Education Quandary

'We sit on our primary school council, but nothing that we say makes any difference. What can we do?'
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The Independent Online

Hilary's advice

This is unusual. School councils are very common, and mostly well-run. When this happens, pupils know that their views are valued and heeded. As they should be. Pupils have great ideas about how schools can be improved. They contribute practical ideas about uniforms and bullying and after-school clubs, and if they are allowed to help interview for new teachers they usually spot the best candidate.

Either your school council isn't working properly and you are right that your views are being ignored. Or, your views are being listened to, but it isn't possible for the school to put them into practice for some reason, maybe to do with money, health and safety concerns, or problems with space or the timetable. However, it has not had the courtesy to explain to you why. Either way, the school has let you down. Raise how you feel either privately, with whoever runs the council, or formally at a meeting. Before you do this, make a list of the times you feel your views have been brushed aside and your requests ignored. Say how you feel and make clear how you want things to change so that pupils play their proper part in running the school. Ask that this is monitored and then reviewed.

Readers' advice

When I set up a school council, I got a business trainer to show us how to run meetings. If you are going to have a council, you have to make sure everyone understands how it is going to run. Otherwise you will create more problems than you solve.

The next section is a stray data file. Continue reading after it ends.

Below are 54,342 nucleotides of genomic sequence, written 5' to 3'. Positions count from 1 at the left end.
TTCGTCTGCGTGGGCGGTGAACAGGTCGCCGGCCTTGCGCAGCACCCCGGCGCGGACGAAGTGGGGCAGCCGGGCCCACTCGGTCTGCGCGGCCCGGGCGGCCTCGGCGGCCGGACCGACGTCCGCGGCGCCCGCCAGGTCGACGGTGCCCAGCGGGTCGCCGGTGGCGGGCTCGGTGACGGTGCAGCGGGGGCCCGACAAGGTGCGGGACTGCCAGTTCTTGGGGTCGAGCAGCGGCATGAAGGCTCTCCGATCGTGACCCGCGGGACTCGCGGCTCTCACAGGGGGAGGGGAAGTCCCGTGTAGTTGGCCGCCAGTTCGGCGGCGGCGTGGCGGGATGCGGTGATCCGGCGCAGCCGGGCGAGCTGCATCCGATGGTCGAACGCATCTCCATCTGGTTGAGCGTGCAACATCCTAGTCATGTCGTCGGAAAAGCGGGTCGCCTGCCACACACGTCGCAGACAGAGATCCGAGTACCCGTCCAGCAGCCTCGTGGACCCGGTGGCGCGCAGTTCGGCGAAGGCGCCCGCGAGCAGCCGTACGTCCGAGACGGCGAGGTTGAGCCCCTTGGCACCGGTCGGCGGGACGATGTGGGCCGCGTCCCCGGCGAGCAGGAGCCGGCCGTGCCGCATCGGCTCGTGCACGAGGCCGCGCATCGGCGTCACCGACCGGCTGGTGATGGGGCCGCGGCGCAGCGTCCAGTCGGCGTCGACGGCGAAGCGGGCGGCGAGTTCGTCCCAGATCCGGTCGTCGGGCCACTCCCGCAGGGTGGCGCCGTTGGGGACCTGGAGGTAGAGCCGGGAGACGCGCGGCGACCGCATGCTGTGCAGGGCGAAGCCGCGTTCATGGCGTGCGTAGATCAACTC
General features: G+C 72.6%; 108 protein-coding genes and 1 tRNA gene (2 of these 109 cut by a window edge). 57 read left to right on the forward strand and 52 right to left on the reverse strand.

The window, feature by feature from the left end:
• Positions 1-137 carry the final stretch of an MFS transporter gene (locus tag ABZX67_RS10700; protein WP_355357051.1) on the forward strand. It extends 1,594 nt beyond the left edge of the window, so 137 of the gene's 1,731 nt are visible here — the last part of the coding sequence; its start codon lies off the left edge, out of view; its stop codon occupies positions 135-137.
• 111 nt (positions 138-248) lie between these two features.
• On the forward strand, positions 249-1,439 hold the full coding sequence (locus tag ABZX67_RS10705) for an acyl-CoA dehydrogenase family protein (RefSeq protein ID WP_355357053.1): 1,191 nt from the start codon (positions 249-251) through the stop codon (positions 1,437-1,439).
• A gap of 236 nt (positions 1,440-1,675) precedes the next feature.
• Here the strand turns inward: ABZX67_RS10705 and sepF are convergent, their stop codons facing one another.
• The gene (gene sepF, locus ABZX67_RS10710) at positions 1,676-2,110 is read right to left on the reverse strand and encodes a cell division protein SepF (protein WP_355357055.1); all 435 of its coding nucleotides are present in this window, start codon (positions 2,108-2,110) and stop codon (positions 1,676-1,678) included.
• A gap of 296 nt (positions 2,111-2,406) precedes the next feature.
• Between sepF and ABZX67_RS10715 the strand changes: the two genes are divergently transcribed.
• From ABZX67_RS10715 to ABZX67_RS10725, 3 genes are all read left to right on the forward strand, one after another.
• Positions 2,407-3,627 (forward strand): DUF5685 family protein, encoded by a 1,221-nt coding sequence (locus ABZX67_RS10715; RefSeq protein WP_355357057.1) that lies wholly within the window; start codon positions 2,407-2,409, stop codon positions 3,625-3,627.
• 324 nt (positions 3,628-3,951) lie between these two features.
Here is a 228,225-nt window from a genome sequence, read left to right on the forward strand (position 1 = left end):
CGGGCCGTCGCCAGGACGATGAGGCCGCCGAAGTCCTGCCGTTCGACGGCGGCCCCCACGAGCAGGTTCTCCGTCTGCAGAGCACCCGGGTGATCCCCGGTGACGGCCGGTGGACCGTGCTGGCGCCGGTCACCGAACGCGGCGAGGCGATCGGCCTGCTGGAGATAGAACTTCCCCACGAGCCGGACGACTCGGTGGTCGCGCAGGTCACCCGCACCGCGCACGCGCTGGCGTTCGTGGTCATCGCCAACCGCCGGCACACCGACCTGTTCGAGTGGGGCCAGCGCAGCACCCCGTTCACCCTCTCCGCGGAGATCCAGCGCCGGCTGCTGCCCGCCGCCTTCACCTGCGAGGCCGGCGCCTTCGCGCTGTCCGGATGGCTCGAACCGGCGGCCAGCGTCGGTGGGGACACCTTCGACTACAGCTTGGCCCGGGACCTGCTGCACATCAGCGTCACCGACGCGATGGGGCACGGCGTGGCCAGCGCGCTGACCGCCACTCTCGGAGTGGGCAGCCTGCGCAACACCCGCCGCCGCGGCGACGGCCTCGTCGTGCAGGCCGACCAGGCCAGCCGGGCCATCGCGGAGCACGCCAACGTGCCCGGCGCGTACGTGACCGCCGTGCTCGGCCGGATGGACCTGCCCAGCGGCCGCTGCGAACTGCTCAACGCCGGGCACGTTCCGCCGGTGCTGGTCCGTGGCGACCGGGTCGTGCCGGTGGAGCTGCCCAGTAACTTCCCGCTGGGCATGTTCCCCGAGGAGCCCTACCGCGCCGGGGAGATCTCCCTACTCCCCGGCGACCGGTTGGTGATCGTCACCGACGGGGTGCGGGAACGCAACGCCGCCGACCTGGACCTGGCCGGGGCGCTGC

Mike Gordon, Northamptonshire

If children are told they can help to run their school, and are then ignored by adults when they speak up, it is likely to make them very cynical about getting involved with their communities when they are older.
Lesley Pointer, Medway

Next quandary

My daughter, who is in Year 12, has started to say she won't go to university. She says it isn't worth it. She says she will do better if she goes straight to work. We are shocked. Everyone else in our family has a degree.

Send letters or quandaries to Hilary Wilceat 'The Independent', Education Desk, Independent House, 191 Marsh Wall, London E14 9RS; or fax: 020-7005 2143; or e-mail: h.wilce@btinternet.com. Include details of your postal address. Readers whose letters are printed will receive a Berol Combi Pack

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